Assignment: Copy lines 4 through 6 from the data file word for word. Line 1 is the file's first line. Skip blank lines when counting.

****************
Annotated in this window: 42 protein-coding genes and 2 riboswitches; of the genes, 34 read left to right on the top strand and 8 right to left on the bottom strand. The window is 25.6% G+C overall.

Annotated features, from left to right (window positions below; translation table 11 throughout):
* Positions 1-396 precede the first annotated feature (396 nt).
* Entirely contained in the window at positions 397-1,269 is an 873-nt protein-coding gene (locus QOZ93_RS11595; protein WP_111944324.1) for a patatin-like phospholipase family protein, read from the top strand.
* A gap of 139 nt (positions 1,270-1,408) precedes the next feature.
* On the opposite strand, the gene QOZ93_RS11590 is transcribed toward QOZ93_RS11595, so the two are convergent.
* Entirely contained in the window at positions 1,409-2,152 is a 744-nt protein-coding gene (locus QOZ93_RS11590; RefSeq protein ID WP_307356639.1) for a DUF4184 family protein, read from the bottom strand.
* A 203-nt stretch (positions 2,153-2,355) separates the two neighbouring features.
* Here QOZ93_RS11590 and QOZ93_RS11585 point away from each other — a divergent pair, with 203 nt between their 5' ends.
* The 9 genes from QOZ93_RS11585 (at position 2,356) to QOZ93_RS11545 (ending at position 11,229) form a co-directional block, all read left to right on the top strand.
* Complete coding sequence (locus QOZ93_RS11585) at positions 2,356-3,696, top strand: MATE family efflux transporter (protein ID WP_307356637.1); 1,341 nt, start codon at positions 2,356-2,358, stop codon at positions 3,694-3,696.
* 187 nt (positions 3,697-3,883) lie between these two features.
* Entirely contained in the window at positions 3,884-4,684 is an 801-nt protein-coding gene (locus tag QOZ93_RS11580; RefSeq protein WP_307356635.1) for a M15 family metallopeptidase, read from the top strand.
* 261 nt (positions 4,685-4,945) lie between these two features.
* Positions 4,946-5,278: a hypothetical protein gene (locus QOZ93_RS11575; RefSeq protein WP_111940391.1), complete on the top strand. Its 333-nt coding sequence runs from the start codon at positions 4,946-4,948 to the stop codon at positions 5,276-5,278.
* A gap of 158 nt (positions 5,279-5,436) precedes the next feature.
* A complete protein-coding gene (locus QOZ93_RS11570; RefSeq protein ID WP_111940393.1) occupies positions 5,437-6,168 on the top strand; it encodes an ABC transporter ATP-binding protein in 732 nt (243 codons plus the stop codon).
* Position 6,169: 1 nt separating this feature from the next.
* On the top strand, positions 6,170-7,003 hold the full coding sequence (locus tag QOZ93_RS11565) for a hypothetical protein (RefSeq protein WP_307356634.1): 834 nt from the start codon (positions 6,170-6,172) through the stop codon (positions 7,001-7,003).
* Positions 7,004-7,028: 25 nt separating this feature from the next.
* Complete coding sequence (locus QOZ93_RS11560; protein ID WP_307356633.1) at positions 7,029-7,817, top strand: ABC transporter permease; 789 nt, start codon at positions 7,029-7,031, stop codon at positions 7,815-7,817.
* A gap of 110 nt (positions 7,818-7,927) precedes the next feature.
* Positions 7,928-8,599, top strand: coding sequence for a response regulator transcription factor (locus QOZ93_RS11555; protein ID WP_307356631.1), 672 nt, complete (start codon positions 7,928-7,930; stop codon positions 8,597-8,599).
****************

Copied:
* Entirely contained in the window at positions 397-1,269 is an 873-nt protein-coding gene (locus QOZ93_RS11595; protein WP_111944324.1) for a patatin-like phospholipase family protein, read from the top strand.
* A gap of 139 nt (positions 1,270-1,408) precedes the next feature.
* On the opposite strand, the gene QOZ93_RS11590 is transcribed toward QOZ93_RS11595, so the two are convergent.